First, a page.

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Petrostates Discuss Production Freeze to Stabilize Market
Russia’s Energy Minister Alexander Novak, Qatar’s Energy Minister Mohammad bin Saleh al-Sada, Saudi Arabia’s Oil Minister Ali al-Naimi, and Venezuela’s Oil Minister Eulogio del Pino attend a joint news conference following their meeting in Doha, Qatar on 16FEB. Reuters
This week’s snapshot focuses on talks of a production freeze by some petrostates amidst a global supply glut that has seen the price per barrel of oil sink to its lowest level since 2004. Executives have indicated that they believe it will be years before oil returns to USD90 or USD100 a barrel, the norm over the last decade. The plan represents a reversal for Saudi Arabia in particular. As oil prices have slumped, the country, the de facto leader of OPEC, has avoided trying to manage the market through cuts. Instead, it has continued to ramp up production, even as prices dropped sharply. Nonetheless, if prices remain low for another year or longer, King Salman, who assumed power in January 2015, may find it difficult to persuade other OPEC members to keep steady against the financial strains.
News summary of events during the week of 15FEB16 – 22FEB16
Sample of Twitter handles tweeting about the talks
Sample of Third Party Validators regarding the talks
Dominick Chirichella, Partner, Energy Management Institute
“It is too early to decide if this will be a deal that does not collapse very quickly. For now, the announcement of this deal could increase the likelihood of further short-covering in the short term. Whether this is a good opportunity to reset shorts at higher levels remains a question mark. I think the deal is suggesting a weakness in Saudi Arabia with an opportunity for them to enter into a face-saving arrangement to move away from their failed market share strategy as this deal is not a cut (yet) but could eventually lead to a cut in production down the road.”
John Hall, Chairman, Alpha Energy
“Iran is saying, ‘We are not playing with you.’ If Iran is working outside OPEC, the group cannot move. OPEC cannot do anything without Iran.”
Seth Kleinman, Managing Director and Global Head of Energy Strategy, CIti
“[Iran] has the greatest scope to raise production, and so would have the most to lose.”
James Hughes, Chief Market Analyst, GKFX (London)
“It has been another tumultuous week for oil markets this week after … newsflow has pointed to a potential resolution to the ongoing supply glut. Undoubtable the biggest story of the week was the news that Saudi Arabia and Russia had agreed to freeze production … however the obvious problem with that is that we are already at record highs for oil production. The news saw oil prices jump higher, before dropping on the prospect that Iran and Iraq were not on board.”
Michael McCarthy, Chief Market Strategist, CMC Markets
“I don’t think anybody seriously believes that anything useful is going to come out of these discussions between OPEC and Russia.”
Sample of open source research conducted by TRG analysts related to the talks
Media: Agence France-Presse (AFP)
Date: 16 February 2016
Doha, Feb 16, 2016 (AFP) – The Russian and Saudi oil ministers met Tuesday in Doha to discuss the global supply glut that has sent prices plunging, a Qatari official said.
The oil ministers of Venezuela and Qatar also attended the talks, the official said.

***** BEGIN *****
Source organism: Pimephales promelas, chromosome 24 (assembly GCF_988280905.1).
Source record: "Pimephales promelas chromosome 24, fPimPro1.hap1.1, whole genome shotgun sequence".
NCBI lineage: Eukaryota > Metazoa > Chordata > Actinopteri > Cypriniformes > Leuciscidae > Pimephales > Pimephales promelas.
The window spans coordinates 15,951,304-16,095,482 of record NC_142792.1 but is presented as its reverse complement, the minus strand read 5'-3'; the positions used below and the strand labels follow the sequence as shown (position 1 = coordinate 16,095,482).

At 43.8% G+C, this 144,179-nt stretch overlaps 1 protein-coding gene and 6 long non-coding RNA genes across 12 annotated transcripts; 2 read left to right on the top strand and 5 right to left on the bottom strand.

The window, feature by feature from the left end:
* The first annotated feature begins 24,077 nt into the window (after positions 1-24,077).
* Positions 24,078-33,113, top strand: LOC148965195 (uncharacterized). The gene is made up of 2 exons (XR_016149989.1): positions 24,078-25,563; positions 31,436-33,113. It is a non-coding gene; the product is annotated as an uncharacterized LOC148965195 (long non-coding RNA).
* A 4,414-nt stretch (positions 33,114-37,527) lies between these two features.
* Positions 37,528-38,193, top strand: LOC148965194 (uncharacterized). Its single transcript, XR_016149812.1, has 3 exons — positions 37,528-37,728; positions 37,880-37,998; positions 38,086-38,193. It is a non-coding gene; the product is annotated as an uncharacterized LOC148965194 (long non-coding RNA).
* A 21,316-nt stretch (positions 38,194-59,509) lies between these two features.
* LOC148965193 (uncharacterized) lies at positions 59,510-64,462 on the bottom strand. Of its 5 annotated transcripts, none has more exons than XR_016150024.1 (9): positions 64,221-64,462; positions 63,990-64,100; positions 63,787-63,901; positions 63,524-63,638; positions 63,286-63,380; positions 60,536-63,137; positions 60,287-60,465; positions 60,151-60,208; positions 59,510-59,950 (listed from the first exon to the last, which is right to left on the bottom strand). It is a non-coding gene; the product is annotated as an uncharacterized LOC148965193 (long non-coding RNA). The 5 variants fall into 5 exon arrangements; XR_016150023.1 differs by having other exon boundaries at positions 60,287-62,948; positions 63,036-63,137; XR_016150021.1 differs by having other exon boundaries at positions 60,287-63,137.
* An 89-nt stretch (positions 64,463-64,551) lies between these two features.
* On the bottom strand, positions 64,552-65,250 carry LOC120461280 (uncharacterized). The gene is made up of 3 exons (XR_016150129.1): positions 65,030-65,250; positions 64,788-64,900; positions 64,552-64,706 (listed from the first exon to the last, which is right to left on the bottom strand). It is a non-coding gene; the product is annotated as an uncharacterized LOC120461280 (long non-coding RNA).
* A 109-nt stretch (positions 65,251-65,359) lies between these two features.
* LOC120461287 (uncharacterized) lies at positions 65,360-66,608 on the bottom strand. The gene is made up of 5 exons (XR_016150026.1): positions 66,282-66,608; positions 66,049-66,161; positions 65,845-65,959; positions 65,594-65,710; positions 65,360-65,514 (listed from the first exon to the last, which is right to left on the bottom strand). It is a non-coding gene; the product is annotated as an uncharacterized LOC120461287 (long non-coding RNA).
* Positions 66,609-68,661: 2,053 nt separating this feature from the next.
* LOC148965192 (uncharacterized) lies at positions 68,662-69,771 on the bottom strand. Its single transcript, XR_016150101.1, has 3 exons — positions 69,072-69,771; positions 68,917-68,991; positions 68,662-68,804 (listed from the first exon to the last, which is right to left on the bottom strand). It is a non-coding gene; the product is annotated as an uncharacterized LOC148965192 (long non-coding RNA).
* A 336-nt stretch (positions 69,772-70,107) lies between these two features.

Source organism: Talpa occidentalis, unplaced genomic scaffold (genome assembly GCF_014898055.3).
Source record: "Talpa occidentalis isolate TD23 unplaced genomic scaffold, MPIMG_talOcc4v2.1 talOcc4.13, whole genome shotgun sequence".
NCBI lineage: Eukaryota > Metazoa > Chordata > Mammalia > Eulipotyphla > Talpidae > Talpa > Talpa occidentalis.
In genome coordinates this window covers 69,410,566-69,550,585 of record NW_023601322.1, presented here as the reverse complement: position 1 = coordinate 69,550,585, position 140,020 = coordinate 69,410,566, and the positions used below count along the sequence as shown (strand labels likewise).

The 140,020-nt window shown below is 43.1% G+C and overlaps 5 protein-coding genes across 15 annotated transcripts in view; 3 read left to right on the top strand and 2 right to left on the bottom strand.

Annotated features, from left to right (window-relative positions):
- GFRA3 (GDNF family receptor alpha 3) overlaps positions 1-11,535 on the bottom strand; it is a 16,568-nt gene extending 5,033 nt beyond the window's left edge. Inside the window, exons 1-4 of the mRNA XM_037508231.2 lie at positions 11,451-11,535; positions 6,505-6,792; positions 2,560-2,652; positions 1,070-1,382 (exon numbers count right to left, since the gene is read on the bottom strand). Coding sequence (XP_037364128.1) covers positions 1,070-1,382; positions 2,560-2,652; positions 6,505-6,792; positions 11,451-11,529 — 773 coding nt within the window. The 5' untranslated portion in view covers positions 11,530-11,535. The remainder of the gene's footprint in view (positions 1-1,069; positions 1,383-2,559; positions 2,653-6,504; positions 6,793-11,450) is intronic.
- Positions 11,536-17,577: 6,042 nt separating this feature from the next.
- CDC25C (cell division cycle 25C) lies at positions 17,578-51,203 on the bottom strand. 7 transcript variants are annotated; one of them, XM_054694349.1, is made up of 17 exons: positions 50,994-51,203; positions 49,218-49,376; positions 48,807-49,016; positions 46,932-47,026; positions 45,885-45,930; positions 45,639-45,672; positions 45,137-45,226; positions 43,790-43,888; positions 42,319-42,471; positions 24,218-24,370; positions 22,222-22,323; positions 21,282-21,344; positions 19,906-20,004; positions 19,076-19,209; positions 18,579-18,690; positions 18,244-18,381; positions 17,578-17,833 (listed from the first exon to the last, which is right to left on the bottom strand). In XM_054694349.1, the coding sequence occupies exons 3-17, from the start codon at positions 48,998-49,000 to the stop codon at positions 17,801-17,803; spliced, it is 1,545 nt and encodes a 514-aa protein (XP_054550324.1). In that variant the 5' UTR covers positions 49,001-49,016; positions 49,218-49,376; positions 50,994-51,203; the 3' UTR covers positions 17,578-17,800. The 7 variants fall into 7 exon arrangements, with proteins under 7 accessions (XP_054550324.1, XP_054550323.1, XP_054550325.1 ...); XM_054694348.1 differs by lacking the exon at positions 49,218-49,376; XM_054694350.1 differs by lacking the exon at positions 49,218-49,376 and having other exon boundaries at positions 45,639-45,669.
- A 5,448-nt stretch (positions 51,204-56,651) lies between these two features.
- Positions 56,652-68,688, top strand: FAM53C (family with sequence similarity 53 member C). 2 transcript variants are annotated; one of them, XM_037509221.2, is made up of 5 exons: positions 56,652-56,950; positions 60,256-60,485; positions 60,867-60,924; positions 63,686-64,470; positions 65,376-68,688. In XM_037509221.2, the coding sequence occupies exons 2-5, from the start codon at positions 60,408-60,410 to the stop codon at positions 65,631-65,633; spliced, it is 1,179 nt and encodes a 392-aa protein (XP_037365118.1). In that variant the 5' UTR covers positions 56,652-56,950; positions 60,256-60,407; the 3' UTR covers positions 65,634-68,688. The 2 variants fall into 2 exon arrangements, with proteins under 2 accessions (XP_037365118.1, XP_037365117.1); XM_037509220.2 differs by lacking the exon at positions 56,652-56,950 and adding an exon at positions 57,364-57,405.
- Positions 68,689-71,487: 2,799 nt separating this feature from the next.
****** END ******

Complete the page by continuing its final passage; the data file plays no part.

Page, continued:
News of the meeting between Saudi Arabia’s Ali al-Naimi and his Russian counterpart Alexander Novak pushed up oil prices on world markets, with European benchmark Brent crude rising above $34 a barrel.
Media: Associated Press
Byline: Jon Gambrell
Date: 17 February 2016
DUBAI, United Arab Emirates — Dodging reporters’ questions, the United Arab Emirates’ energy minister refused Wednesday to discuss a proposed cap to crude oil production agreed to by four oil-producing countries during a meeting the day before in Qatar, raising new questions about the proposal aimed at stabilizing global prices.
Minister Suhail Mohamed al-Mazrouei’s stance suggests regional rivalries also may be in play, as Russia and Saudi Arabia joined Qatar and Venezuela on Tuesday in agreeing to the deal if other producers go along. The surprise closed-door meeting involving the four countries in the Qatari capital, Doha, apparently did not include an Emirati official.
Media: Financial Times (UK)
Byline: Anjli Raval and David Sheppard
Date: 18 February 2016
Iraq’s oil minister on Thursday stopped short of committing to a deal to freeze crude production, but left the door open for co-operation with other big producers to shore up prices.
Adel Abdul-Mahdi said it was incumbent on the world’s largest oil producers to restore “normal” prices, as he joined Iran in giving verbal support to a Saudi Arabian and Russian-backed plan to hold output at the January level.
Media: Agence France-Presse (AFP)
Date: 19 February 2016
Singapore, Feb 19, 2016 (AFP) – Oil prices fell in Asia Friday after a sharp rise in US crude stockpiles and Saudi Arabia’s rejection of proposed output cuts shot down a rally by the battered commodity.
The about-turn came as the US Energy Department reported a 2.1 million barrel increase in US commercial crude inventories, to the highest in more than eight decades, as well as sizeable increases in gasoline and other refined products.
Byline: Alexander Winning and Maria Kiselyova
Date: 21 February 2016
Consultations on a preliminary deal between leading oil producers to freeze output should be concluded by March 1 after a group led by Russia and Saudi Arabia reached a common position this week in Doha, Russia’s energy minister said.
In a television interview aired on Saturday, Alexander Novak also said that the agreement announced on Feb. 16 was weighty enough.
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